Written By Dave
What is one thing besides the skills of volleyball that athletes invest a great amount of time trying to improve? You guess it, vertical jump. It was only a matter of time before a volleyball conditioning site tackled the vertical jump. This is a large topic and one very relevant to volleyball. For these reasons a number of posts will be presented on all aspects of jumping and jump training.
This particular post will look at some of the physics behind jumping and some key factors involved in jumping high.
Two of the main factors are the amount of power you transfer into the ground and the efficiency of your movement.
There are a few factors that can effect how much power you can put into the ground. In physics terms power is defined as;
Power = force * acceleration
Many strength coaches have redefined this in practical terms to;
Power = strength * speed.
This means that to be powerful, and jump high you must have a good base of strength (some raw horsepower). This basically means strong legs will jump high.
The other side of the equation is you must also have speed. This is not referring to your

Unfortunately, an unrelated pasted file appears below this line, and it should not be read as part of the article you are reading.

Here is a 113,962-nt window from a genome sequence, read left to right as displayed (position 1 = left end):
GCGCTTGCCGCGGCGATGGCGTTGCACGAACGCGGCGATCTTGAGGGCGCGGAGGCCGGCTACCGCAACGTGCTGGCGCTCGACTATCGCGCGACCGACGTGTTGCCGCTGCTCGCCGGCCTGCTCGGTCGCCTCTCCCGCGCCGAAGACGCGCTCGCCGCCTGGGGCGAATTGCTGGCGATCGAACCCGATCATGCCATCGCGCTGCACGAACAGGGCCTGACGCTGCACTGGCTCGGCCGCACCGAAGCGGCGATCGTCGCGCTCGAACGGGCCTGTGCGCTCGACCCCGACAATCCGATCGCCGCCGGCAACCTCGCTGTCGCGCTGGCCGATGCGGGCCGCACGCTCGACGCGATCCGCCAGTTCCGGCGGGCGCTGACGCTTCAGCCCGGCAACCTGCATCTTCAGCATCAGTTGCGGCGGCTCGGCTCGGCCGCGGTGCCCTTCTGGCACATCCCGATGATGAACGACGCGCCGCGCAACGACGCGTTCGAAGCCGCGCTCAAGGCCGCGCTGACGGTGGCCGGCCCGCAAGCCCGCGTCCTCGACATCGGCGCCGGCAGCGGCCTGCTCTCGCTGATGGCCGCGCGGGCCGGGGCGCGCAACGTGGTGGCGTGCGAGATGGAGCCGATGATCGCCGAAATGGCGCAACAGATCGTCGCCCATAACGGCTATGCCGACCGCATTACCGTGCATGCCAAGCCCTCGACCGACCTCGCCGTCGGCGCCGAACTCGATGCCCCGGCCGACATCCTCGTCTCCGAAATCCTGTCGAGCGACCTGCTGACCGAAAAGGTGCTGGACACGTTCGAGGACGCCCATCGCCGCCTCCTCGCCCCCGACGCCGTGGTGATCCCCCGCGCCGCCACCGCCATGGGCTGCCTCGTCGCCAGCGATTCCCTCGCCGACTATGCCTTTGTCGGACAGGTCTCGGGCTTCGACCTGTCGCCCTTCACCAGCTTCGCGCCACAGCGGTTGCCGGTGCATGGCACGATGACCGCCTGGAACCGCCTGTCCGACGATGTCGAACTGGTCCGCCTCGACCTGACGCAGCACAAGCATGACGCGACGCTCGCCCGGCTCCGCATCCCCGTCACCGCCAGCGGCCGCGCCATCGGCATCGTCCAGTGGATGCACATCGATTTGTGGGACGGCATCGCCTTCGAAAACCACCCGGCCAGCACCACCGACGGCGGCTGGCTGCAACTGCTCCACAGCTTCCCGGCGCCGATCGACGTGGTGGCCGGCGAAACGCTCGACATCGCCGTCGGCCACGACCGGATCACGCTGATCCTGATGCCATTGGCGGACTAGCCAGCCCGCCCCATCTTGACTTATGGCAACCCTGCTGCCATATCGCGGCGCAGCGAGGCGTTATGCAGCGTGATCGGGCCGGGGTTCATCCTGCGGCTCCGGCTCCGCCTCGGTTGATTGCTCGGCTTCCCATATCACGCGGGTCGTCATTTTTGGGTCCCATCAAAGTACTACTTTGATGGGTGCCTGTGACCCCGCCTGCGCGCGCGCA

100m time, but rather how quickly you can transfer your strength to the ground. Ground contact times when jumping are short and you need to be able to display your strength as quickly as possible.
Another factor that influences the amount of force being transmitted to the ground is your body structure. You have to have good relative strength, which is strength per unit of body weight. This is also referred to as your power to weight ratio. This means if you are carrying a 20kg beer gut you are not likely to jump very high. But if you lost the gut whilst maintaining your power, your power to weight ratio would improve dramatically and you would jump higher.
Some people naturally have a build that is designed to jump high. Long Achilles tendons, long thigh bones and high muscle attachments allow them to transmit force to the ground very efficiently. These people are lucky and can often jump high without any training.
Movement efficiency is related to co-ordination and being light on your feet. You may be a powerful guy, but if you trip over your feet while approaching for a spike you are not going to jump very high.
To summarize some of the key factors involved in jumping high:
- Be powerful- which is a mixture of strength and speed
- Have a good power to weight ratio- be lean and have functional (useful) muscle mass
- Be lucky enough to have a natural spring- e.g. long Achilles tendon and other anatomical benefits
- Be co-ordinated and move efficiently.
So this gives you an idea of what it takes to jump high. Keep and eye out for further information on how to train and improve each of these parameters.